Sunday, May 24, 2009

Preparing for the inevitable

After a long day of overtime at the office, I came home to a message from my sister on the answering machine: Our mother, who broke her hip the day after Pesach, underwent surgery, and had been in a rehabilitation center, was back in the hospital due to a lung infection. The next morning, my Israeli brother called from the hospital, just before returning to my mother's bedside. (My brother made aliyah over 30 years ago, my parents, over 20.) He didn't want any of us siblings to be unpleasantly surprised by anything that might happen, saying that, though my mother was improving, "If it isn't this hospitalization, it'll be the next one." So I called my sister, then my brother in California, with the news.

Since our mother has been caring for our father, whose mental abilities have been diminishing for years, I think all of us siblings had hoped that Mom would outlive Dad, just so she'd have a few more years to enjoy herself. Alas, it appears highly unlikely. As for Dad, when I asked my brother whether he'd explained what was going on with Mom, he said that he hadn't even told Dad that his sister had died, because he didn't see the point. I can understand that. Why get Dad upset when he's just going to forget in 20 minutes anyway?

A friend of mine from synagogue is having similar sad times. As the youngest sibling, she's been the caretaker for her brother for years, visiting him in the nursing home for the better part of a day almost every week. But now, her sister and brother-in-law are also ill. She's preparing for the worst on multiple fronts.

I've already told most of the morning "minyan" regulars that I won't be leading services on Mondays and Thursdays after my mother dies, since I'll need a minyan to say Kaddish Yatom/Mourner's Kaddish, and we haven't had a minyan on a Monday or Thursday morning--despite counting women for a minyan--in over a year.

I've also found an egalitarian Conservative synagogue that holds Shacharit/Morning services every day and is, well, within hailing range by public transit. I thought of davvening (praying) at one of the local Orthodox synagogues, but, even assuming that they allow women to say Kaddish--not all Orthodox Jews believe that it's permissible--I'm not willing to give up wearing a tallit and tefillin for the eleven months of Kaddish. I haven't quite decided whether I'm going to try to pray with to a minyan for all three daily services, but I think I should pray with a minyan at least once every day to say Kaddish.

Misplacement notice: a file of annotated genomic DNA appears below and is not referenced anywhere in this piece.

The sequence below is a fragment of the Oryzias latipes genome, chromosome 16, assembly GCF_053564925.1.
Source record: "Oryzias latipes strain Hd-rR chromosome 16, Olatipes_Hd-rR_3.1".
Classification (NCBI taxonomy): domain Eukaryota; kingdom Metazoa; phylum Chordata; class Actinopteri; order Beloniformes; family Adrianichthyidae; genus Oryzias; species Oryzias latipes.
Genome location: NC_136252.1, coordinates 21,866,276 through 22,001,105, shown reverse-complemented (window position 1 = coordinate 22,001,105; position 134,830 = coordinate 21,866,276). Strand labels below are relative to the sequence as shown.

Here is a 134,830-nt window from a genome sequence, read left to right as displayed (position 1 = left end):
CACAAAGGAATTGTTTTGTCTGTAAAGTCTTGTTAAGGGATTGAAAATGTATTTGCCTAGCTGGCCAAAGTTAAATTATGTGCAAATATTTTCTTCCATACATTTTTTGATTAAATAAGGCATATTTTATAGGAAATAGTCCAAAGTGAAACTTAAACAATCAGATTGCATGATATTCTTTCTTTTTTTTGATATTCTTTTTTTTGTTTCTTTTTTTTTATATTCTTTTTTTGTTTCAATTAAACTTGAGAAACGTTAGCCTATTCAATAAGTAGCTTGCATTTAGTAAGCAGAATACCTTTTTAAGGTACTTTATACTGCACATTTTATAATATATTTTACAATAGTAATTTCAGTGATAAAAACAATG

After serious consideration, I decided not to go to Israel for the funeral, whenever it comes, because most of the people paying Shiva (roughly, condolence) calls on my brother will be strangers, and I don't speak Hebrew well enough to have a meaningful conversation in it.

I'll probably go back to folk dancing after Shloshim (the first 30 days of mourning following burial), since it's really the only form of exercise that I get anymore. I haven't decided whether I'm really willing to give up listening to music for a year, either.

The decision-making and preparation are the easy part.

It's thinking of a future without my mother that's hard. That it happens to all of us, sooner or later, isn't much consolation.

I'm going to miss talking to Mom on the phone every weekend.


Blogger Leah said...

Thinking of you in this difficult time.

Sun May 24, 07:44:00 PM 2009  
Blogger Shira Salamone said...

Thank you.

Sun May 24, 08:26:00 PM 2009  
Blogger Jendeis said...

I'm so sorry. Sending good thoughts and strength.

Mon May 25, 11:31:00 AM 2009  
Blogger Shira Salamone said...

Thanks. I could use some.

Mon May 25, 12:21:00 PM 2009  

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